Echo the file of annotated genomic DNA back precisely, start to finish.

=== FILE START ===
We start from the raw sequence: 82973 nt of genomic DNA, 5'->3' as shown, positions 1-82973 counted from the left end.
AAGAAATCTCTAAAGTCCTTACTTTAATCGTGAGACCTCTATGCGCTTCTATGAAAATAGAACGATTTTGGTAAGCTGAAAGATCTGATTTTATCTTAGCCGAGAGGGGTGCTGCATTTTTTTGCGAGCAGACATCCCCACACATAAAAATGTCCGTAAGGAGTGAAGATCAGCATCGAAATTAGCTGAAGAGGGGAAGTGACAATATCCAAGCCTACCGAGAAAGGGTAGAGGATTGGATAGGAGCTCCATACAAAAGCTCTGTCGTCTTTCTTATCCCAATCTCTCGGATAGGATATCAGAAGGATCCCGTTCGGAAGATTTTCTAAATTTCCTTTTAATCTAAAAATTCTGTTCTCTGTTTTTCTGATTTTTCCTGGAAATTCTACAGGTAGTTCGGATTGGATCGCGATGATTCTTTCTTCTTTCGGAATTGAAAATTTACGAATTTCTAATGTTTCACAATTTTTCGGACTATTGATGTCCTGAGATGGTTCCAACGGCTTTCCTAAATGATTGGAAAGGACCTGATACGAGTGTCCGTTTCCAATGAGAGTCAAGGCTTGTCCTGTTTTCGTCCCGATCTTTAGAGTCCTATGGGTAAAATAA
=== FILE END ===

We start from the raw sequence: 82973 nt of genomic DNA, 5'->3' as shown, positions 1-82973 counted from the left end.
AAGAAATCTCTAAAGTCCTTACTTTAATCGTGAGACCTCTATGCGCTTCTATGAAAATAGAACGATTTTGGTAAGCTGAAAGATCTGATTTTATCTTAGCCGAGAGGGGTGCTGCATTTTTTTGCGAGCAGACATCCCCACACATAAAAATGTCCGTAAGGAGTGAAGATCAGCATCGAAATTAGCTGAAGAGGGGAAGTGACAATATCCAAGCCTACCGAGAAAGGGTAGAGGATTGGATAGGAGCTCCATACAAAAGCTCTGTCGTCTTTCTTATCCCAATCTCTCGGATAGGATATCAGAAGGATCCCGTTCGGAAGATTTTCTAAATTTCCTTTTAATCTAAAAATTCTGTTCTCTGTTTTTCTGATTTTTCCTGGAAATTCTACAGGTAGTTCGGATTGGATCGCGATGATTCTTTCTTCTTTCGGAATTGAAAATTTACGAATTTCTAATGTTTCACAATTTTTCGGACTATTGATGTCCTGAGATGGTTCCAACGGCTTTCCTAAATGATTGGAAAGGACCTGATACGAGTGTCCGTTTCCAATGAGAGTCAAGGCTTGTCCTGTTTTCGTCCCGATCTTTAGAGTCCTATGGGTAAAATAA